85. There is no doubt that in relation to some legislation the approach urged on us on behalf of the Council is appropriate: see, for example, the view of the majority in Kay v Lambeth London Borough Council  2 AC 465 at paragraph 110. However, that does not seem to me to be the appropriate approach in the present case.
86. Kay was a case concerned with the impact of Article 8 (right to respect for private and family life) on the domestic law which gave a public authority landlord an unqualified right to possession of property occupied by temporarily homeless people and by gypsies. By a bare majority, your Lordships decided that, unless it could be shown that the domestic law did not achieve fair balance between the competing interests of occupiers of land and landowners, it would be compatible with Article 8.
87. In my judgment, the present case is very different. It is not concerned with the property rights of a local authority, but with the exercise of a licensing jurisdiction which has been delegated by the legislature, through the medium of the 1985 Order, to a local authority which decides to adopt the provisions of Schedule 2. In other words, when exercising its functions under schedule 2, a council is carrying out what may be characterised as a public administrative function; in that capacity, a council should carry out its functions in a manner, and to achieve a result, which is compatible with the Convention. That seems to me to follow from the provisions of section 6 of the Human Rights Act 1998, which renders it "unlawful for a public authority to act in a way which is incompatible with a Convention right".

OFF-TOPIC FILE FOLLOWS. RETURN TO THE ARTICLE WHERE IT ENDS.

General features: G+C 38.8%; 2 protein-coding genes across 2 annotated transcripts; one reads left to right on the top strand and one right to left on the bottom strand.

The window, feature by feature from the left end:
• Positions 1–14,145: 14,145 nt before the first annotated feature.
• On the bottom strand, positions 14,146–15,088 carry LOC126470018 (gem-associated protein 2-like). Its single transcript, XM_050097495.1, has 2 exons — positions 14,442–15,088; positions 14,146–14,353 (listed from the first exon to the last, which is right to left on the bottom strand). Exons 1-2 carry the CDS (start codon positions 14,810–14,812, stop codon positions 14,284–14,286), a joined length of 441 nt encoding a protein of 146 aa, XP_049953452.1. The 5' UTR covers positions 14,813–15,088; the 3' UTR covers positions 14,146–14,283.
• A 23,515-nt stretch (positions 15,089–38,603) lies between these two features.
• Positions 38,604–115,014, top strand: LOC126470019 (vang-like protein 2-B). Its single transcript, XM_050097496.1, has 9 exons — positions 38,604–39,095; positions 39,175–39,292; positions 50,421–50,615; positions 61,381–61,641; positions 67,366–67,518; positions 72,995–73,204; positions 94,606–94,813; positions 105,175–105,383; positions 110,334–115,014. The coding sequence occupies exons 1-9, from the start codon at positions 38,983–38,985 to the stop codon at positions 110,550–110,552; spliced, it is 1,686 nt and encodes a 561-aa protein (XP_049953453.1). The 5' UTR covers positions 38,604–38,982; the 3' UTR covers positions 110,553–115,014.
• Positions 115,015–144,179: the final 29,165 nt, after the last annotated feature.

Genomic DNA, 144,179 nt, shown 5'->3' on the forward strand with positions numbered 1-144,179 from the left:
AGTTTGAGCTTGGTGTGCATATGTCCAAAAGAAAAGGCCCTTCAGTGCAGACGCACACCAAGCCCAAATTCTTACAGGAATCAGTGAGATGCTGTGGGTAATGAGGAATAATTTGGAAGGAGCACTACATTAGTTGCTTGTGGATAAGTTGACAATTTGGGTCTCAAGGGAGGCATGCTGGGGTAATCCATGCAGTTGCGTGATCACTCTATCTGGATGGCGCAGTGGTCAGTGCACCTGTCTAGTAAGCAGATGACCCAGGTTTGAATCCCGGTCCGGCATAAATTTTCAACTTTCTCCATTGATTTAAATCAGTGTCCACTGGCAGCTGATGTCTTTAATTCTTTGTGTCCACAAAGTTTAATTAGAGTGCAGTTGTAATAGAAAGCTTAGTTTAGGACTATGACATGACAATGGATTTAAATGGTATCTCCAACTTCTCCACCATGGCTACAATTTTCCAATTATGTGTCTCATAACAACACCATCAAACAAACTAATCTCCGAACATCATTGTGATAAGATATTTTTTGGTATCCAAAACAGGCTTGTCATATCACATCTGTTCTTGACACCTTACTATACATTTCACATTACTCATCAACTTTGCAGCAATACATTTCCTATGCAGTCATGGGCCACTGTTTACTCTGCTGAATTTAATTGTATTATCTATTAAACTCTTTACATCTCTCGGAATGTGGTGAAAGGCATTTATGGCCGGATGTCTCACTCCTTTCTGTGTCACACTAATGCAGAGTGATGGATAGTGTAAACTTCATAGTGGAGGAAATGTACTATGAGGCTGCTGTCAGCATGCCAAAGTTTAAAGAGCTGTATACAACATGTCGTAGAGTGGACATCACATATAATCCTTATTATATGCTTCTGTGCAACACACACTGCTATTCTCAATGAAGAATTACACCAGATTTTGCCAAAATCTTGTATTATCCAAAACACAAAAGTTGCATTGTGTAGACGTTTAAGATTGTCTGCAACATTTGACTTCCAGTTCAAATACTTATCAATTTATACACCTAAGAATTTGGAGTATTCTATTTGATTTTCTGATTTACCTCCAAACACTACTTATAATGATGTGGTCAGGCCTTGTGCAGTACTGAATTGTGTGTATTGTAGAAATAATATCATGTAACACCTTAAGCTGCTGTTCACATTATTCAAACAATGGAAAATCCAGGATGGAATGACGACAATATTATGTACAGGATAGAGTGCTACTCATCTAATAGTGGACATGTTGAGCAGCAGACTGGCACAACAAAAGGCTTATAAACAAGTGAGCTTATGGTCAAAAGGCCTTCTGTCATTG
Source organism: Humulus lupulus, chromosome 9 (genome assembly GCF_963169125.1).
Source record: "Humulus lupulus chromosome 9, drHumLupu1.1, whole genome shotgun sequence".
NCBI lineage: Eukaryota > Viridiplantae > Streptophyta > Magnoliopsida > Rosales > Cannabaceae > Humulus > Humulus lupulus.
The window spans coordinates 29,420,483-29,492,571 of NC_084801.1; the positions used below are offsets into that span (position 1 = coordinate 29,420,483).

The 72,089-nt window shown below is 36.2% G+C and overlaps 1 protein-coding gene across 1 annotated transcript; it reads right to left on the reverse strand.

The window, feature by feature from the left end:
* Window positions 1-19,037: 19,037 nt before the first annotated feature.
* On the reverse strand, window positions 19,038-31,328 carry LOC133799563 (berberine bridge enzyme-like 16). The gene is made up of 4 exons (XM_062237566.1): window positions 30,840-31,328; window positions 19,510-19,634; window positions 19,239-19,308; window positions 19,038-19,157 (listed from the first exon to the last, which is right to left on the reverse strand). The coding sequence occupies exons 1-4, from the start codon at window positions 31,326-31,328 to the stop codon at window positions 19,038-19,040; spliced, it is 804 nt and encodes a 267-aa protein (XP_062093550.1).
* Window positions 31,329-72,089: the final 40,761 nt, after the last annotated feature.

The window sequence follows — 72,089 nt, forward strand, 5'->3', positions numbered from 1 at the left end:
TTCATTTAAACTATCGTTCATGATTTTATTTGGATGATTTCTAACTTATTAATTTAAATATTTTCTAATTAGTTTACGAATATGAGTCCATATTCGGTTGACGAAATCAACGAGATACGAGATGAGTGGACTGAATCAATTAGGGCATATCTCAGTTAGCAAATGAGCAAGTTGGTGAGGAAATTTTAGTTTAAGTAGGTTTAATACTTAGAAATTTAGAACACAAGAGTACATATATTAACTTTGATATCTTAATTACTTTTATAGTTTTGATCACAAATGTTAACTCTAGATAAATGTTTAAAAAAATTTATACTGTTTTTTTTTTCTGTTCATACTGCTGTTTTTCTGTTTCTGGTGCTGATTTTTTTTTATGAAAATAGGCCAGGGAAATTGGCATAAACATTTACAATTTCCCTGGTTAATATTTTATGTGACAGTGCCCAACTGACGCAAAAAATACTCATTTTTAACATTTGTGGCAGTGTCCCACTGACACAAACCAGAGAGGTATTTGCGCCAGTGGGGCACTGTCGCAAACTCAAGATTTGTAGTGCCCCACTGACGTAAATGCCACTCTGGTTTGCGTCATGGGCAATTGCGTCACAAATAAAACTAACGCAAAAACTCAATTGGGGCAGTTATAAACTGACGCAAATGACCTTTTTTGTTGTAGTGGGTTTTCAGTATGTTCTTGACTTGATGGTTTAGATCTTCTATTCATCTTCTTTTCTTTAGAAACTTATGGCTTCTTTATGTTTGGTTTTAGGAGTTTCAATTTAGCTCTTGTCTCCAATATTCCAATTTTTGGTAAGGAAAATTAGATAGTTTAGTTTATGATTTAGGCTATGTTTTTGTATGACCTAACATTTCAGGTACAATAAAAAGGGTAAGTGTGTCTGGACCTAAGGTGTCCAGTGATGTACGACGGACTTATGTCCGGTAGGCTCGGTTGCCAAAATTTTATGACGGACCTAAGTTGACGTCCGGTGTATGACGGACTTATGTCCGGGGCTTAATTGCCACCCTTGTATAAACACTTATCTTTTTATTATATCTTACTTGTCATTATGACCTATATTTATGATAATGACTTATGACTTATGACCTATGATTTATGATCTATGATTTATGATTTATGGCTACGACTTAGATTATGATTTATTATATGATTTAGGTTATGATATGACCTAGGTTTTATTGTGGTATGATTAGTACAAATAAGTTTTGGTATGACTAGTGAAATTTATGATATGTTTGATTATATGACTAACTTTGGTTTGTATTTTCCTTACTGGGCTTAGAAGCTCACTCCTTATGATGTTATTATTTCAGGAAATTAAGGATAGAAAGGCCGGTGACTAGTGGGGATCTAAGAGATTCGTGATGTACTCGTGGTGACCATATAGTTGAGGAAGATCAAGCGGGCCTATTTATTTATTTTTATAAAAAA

88. The third question to be considered is what the engagement of Article 10 means in practice. In my judgment, it means that any decision reached by a council in relation to an application for a Licence must comply with the Convention, and that, where a decision is challenged in this connection, it is a matter for the court to decide whether it does so comply. That seems to me to follow from the decision of this House in R (SB) v The Governors of Denbigh High School  2 WLR 719, a case concerned with Article 9 of the Convention.
89. In that case, at paragraphs 29 and 30 Lord Bingham of Cornhill said that:
To the same effect, at paragraph 68, my noble and learned friend Lord Hoffmann said this: